Highly detailed fossil records have been recovered for sequences in the evolution of modern horses. The fossil record of horses in North America is especially rich and contains transition fossils: fossils that show intermediate stages between earlier and later forms. The fossil record extends back to a dog-like ancestor some 55 million years ago, which gave rise to the first horse-like species 55 to 42 million years ago in the genus Eohippus.
The first equid fossil was found in the gypsum quarries in Montmartre, Paris in the 1820s. The tooth was sent to the Paris Conservatory, where Georges Cuvier identified it as a browsing equine related to the tapir. His sketch of the entire animal matched later skeletons found at the site. During the H.M.S. Beagle survey expedition, Charles Darwin had remarkable success with fossil hunting in Patagonia. In 1833 in Santa Fe, Argentina, he was “filled with astonishment” when he found a horse’s tooth in the same stratum as fossils of giant armadillos and wondered if it might have been washed down from a later layer, but concluded this was “not very probable.” In 1836, the anatomist Richard Owen confirmed the tooth was from an extinct species, which he subsequently named Equus curvidens.
The original sequence of species believed to have evolved into the horse was based on fossils discovered in North America in the 1870s by paleontologist Othniel Charles Marsh. The sequence, from Eohippus to the modern horse (Equus), was popularized by Thomas Huxley and became one of the most widely known examples of a clear evolutionary progression. The sequence of transitional fossils was assembled by the American Museum of Natural History into an exhibit that emphasized the gradual, “straight-line” evolution of the horse.
Since then, as the number of equid fossils has increased, the actual evolutionary progression from Eohippus to Equus has been discovered to be much more complex and multibranched than was initially supposed. Detailed fossil information on the rate and distribution of new equid species has also revealed that the progression between species was not as smooth and consistent as was once believed.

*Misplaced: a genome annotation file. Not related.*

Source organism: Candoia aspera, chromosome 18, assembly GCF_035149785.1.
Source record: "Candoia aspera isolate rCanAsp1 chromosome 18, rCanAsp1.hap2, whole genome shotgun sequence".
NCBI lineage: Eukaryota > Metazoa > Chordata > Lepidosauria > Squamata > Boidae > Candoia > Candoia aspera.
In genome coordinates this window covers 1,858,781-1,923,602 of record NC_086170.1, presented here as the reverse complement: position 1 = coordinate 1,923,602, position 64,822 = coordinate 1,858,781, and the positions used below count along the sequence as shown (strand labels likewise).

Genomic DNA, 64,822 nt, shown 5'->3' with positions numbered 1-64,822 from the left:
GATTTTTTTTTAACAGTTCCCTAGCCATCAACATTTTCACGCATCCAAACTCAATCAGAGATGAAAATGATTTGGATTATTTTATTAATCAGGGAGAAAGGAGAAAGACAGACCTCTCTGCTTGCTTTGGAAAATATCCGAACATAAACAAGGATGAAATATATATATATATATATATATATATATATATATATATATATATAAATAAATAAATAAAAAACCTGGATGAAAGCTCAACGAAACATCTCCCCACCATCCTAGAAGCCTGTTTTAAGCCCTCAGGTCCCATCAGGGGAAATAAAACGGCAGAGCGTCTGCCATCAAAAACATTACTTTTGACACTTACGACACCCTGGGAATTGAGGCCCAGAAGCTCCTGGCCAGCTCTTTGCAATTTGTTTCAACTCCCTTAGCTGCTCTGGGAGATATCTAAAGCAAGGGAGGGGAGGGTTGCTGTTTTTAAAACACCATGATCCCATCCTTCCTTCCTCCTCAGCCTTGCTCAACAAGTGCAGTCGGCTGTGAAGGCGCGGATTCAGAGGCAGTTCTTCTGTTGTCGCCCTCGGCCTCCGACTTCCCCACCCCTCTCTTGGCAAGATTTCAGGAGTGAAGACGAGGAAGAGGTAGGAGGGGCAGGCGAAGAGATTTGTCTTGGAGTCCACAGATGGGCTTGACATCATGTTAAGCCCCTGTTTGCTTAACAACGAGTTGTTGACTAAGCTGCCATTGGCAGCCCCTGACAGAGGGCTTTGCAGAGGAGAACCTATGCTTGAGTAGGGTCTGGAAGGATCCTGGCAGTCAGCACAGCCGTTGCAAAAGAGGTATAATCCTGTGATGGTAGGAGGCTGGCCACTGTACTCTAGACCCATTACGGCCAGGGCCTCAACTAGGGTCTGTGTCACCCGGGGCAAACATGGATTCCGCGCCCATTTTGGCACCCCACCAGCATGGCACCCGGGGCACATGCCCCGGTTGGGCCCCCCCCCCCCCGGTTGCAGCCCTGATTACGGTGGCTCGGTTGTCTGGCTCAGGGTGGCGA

Although some transitions were indeed gradual progressions, a number of others were relatively abrupt in geologic time, taking place over only a few million years. Both anagenesis, a gradual change in an entire population‘s gene frequency, and cladogenesis, a population “splitting” into two distinct evolutionary branches, occurred, and many species coexisted with “ancestor” species at various times.
Adaptation for Grazing
The series of fossils tracks the change in anatomy resulting from a gradual drying trend that changed the landscape from a forested habitat to a prairie habitat. Early horse ancestors were originally specialized for tropical forests, while modern horses are now adapted to life on drier land. Successive fossils show the evolution of teeth shapes and foot and leg anatomy to a grazing habit with adaptations for escaping predators.
The horse belongs to the order Perissodactyla (odd-toed ungulates), the members of which all share hoofed feet and an odd number of toes on each foot, as well as mobile upper lips and a similar tooth structure. This means that horses share a common ancestry with tapirs and rhinoceroses. Later species showed gains in size, such as those of Hipparion, which existed from about 23 to 2 million years ago. The fossil record shows several adaptive radiations in the horse lineage, which is now much reduced to only one genus, Equus, with several species. Paleozoologists have been able to piece together a more complete outline of the modern horse’s evolutionary lineage than that of any other animal.
Source: Boundless. “The Fossil Record and the Evolution of the Modern Horse.” Boundless Biology. Boundless, 26 May. 2016. Retrieved 23 Oct. 2016 from https://www.boundless.com/biology/textbooks/boundless-biology-textbook/evolution-and-the-origin-of-species-18/evidence-of-evolution-129/the-fossil-record-and-the-evolution-of-the-modern-horse-522-13100/